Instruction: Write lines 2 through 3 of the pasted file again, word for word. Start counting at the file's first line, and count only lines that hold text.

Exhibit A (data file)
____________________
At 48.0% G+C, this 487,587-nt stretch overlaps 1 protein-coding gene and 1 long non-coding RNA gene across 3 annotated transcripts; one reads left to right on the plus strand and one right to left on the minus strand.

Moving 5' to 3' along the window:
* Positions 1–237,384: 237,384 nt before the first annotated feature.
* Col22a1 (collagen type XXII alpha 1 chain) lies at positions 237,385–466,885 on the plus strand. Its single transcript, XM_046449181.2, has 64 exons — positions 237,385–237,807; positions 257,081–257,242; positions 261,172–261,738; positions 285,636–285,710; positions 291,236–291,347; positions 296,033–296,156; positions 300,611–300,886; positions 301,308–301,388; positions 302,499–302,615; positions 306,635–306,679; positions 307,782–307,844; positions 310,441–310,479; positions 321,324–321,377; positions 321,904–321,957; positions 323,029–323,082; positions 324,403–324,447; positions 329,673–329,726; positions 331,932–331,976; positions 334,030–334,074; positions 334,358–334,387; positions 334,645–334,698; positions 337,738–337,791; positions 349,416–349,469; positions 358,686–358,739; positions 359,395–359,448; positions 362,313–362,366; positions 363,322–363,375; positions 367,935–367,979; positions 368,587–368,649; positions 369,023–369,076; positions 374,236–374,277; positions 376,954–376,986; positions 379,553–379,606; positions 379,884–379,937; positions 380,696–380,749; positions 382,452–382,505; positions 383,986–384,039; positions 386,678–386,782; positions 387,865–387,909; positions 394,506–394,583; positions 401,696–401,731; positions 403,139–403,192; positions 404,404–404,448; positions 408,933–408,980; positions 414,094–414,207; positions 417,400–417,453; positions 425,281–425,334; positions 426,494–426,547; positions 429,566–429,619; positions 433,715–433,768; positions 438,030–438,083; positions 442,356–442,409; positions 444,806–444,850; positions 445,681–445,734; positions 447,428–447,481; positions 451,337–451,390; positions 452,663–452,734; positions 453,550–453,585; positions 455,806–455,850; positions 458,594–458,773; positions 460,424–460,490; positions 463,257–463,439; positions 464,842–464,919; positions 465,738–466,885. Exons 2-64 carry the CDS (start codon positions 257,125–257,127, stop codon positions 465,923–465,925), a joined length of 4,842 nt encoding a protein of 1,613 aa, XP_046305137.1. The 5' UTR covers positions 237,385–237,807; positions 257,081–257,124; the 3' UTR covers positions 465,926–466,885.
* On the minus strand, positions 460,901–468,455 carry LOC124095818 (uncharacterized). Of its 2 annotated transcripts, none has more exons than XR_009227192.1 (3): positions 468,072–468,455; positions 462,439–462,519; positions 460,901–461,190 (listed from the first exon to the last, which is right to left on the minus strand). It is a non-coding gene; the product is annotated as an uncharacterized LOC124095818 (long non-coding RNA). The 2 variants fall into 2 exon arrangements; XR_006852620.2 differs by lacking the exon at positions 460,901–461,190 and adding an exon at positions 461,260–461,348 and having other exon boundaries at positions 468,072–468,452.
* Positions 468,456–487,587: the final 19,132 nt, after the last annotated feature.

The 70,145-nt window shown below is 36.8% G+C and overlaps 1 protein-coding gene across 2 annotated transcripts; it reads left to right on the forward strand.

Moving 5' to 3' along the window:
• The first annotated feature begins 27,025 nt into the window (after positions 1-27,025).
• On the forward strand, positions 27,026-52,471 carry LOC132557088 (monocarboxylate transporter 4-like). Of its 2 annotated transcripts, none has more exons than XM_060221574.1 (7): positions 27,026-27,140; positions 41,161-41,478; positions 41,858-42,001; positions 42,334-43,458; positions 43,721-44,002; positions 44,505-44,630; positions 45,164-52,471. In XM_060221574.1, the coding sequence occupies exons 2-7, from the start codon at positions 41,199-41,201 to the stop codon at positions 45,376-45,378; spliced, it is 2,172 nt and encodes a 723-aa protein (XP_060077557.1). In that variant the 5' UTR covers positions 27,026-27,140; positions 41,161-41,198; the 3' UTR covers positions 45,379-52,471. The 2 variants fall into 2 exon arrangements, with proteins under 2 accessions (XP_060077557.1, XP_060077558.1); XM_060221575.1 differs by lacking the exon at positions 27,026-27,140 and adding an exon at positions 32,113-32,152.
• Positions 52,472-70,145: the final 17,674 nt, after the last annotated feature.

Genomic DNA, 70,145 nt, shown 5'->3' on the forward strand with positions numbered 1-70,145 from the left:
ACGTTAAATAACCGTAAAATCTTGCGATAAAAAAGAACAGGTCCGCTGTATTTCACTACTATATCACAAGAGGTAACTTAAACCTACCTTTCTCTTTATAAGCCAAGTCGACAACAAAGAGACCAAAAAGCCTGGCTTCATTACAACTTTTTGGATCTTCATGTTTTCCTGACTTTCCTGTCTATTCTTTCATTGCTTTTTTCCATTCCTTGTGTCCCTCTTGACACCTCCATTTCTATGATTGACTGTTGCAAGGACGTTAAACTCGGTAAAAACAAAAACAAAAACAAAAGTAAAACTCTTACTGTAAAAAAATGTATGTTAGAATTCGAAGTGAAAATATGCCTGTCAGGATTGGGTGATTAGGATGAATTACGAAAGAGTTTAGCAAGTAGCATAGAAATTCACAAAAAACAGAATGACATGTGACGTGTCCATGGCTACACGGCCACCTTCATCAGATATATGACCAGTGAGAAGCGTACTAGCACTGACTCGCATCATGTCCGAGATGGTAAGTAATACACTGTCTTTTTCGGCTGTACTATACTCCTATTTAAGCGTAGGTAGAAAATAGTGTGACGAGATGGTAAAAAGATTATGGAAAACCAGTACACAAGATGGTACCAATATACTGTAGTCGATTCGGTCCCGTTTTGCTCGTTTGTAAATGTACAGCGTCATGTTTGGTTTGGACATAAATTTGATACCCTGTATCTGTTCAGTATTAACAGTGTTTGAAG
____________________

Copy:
Moving 5' to 3' along the window:
* Positions 1–237,384: 237,384 nt before the first annotated feature.